Getting Back to Grounding


Getting Back to Grounding by Mandy Curtis, MSW, QMHP, CADC III

I don’t know about you, but it seems like life has been a bit of a whirlwind lately as people are returning to the office and kids are going back to school.  Our communities are still experiencing the difficulties of the pandemic in so many ways while also attempting to return to how things used to be.  If you are feeling the stress of all that, you are not alone.  There’s a lot to manage and it can feel like we don’t have the same ability to withstand it as we did before.  Our bodies and minds are carrying the weight of long term stress from being in this global health crisis alongside the changes that are expected of us as we transition to a new “normal”.

I have been craving the ability to slow my thoughts and my body down to experience rest in the middle of my days.  I have noticed this in my friends and coworkers as well.  How do we take care of ourselves as we start moving more rapidly again?  One tool that is helpful in slowing us down is grounding.  If life feels too fast or overstimulating for you, this can help create a moment that is ours in the midst of our responsibilities. It can also help when experiencing PTSD triggers such as flashbacks, intrusive thoughts, or negative and unwanted ruminations or emotions.


Grounding is a practice that allows us to come into the present moment and find a resting spot in the midst of whatever is happening.  This skill doesn’t have to be complicated or even take a lot of time.  My favorite skills are the ones that no one will notice that you are doing them so you can do them on the bus, while in a meeting, or anytime that it feels necessary to just have a little space.  

I wanted to share with you some of my favorite grounding techniques to try and practice:

Four square breathing exercise  

Four square breathing is a technique that allows the body to relax and calm down.  You have a regular breathing pattern that consists of breathing in for 4 seconds, holding the breath for 4 seconds, breathing out for 4 seconds, and holding the empty breath for 4 seconds.  Maintaining this breathing pattern for 1-2 minutes will allow for you to come into the present moment and calm down the mind and body.

Soothing the senses 

Soothing the senses is a technique from the DBT curriculum that focuses on the five senses and ways that you can soothe yourself through them.  These may include: 

Vision– look at beautiful scenes in nature either in person, on video, or in photographs.  Look at colors or art that allows you to be present.

Hearing– listen to music that is soothing and calming.  Find videos or music streams with ocean waves, birds, or other natural sounds.

Taste– Have peppermint, chocolate, or other soothing foods.  Chew gum and pay attention to the flavor.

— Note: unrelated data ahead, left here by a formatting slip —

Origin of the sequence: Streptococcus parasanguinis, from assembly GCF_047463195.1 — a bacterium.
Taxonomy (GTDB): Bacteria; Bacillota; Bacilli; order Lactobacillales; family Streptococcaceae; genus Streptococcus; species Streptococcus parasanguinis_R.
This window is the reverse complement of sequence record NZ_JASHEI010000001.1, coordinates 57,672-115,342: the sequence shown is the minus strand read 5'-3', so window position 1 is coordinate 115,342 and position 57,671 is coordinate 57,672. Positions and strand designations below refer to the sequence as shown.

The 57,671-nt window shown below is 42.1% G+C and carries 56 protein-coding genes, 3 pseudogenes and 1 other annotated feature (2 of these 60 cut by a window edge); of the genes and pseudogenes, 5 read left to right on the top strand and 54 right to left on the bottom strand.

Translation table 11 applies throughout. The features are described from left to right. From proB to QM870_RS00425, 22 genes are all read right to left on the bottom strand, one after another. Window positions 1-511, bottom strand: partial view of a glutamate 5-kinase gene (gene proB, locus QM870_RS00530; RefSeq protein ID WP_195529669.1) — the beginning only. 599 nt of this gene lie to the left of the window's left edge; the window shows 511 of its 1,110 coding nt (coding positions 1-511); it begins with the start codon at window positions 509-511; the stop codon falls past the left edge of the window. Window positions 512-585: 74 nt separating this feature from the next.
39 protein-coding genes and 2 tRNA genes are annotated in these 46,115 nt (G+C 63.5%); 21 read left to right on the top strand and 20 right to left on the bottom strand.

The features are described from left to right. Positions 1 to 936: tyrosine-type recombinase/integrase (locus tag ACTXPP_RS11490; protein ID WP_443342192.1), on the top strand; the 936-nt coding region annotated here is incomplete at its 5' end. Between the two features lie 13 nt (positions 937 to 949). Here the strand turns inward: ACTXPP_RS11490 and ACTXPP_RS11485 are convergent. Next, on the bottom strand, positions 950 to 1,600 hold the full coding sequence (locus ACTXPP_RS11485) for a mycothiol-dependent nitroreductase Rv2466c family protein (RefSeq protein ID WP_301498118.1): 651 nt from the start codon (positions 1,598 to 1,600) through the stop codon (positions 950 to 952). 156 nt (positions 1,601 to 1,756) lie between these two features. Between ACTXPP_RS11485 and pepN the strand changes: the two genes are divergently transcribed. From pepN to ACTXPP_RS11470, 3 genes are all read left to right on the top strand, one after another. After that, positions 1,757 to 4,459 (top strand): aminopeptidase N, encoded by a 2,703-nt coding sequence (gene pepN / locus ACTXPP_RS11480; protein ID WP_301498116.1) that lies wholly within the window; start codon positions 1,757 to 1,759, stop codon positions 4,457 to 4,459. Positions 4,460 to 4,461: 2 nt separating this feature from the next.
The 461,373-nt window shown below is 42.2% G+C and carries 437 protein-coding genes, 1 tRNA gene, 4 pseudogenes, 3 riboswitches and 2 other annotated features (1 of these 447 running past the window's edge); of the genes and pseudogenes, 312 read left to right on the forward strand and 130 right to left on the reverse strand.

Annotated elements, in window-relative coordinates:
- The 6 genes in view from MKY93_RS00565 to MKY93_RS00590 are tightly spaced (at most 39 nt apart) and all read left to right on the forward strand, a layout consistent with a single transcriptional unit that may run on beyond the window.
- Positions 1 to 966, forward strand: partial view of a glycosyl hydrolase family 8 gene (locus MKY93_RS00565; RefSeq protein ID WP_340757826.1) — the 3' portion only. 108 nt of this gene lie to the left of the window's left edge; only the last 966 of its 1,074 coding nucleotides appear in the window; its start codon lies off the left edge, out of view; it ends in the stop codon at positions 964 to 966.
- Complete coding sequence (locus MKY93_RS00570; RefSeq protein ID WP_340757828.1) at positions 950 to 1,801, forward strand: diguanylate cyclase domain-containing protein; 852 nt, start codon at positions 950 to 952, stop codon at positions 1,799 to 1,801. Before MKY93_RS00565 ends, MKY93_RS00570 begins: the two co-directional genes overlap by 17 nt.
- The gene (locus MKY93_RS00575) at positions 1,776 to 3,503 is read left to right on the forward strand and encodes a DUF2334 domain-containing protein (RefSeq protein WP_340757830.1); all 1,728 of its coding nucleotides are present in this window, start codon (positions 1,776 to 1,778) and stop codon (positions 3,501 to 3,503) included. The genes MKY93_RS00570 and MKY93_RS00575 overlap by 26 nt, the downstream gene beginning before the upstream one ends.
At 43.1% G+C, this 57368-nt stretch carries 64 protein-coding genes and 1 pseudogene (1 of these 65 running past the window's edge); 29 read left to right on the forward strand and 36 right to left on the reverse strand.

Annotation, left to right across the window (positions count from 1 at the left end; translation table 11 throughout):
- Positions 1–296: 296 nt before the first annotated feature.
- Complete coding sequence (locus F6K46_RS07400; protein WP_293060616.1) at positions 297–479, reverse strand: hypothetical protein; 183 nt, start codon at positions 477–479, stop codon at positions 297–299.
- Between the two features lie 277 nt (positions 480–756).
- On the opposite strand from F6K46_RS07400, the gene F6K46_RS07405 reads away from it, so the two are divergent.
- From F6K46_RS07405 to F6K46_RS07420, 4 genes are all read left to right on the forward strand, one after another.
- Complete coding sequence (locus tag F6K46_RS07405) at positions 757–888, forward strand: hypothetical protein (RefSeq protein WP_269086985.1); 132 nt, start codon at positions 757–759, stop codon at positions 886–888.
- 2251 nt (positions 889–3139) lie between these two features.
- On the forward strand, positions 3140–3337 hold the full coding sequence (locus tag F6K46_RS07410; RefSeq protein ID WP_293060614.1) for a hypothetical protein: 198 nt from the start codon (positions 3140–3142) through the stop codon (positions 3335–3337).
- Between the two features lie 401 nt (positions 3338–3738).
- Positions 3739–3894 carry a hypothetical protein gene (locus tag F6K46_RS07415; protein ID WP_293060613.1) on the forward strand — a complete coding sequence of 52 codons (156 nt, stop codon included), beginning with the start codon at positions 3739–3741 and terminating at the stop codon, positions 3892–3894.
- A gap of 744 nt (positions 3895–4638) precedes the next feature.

Touch– Touch fabrics that are soft or fuzzy.  Use a stress ball or a fidget spinner. Put your hands in dirt to garden.

Smell- Find essential oils, candles, or fragrances that are soothing.  Bake cookies to fill your house with the smell. Go somewhere in nature and focus on smelling all the scents. 


A powerful way of coming into our bodies is through exercise and movement. We connect with our bodies when we move them.  We feel our muscles, our skin, and our energy. The more we engage in movement, the more we know ourselves and our strength.  Find movement that works for you: yoga, dancing, walking, running, strength training, swimming, and lifting weights. Find a way to move that you both enjoy in the moment and in the results. 


To savor something is to experience and enjoy it fully.  Look for experiences that you enjoy and that you can allow yourself to fully immerse yourself in.  Allow the experience to roll over you and help you be completely in the present moment.  Some things to savor could be amazing food, smells that you really love, or music that sounds really good. 


This skill is similar to the Soothing the Senses as it involves all five senses.  The difference in this one is that you are noticing what is present around you instead of finding things that will be intentionally peaceful or calming.  You use your current environment to move back into the present moment.  You search for 5 things you can see, 4 things you can hear, 3 things you can touch with your hands, 2 things you can smell, and 1 thing you can taste. Allow yourself to bring your full attention to each of these things and to the space that you are in. 

See if you can find the space to use some of these grounding skills during your day to slow down and rest in the moment.  Practice the things that work well for you.

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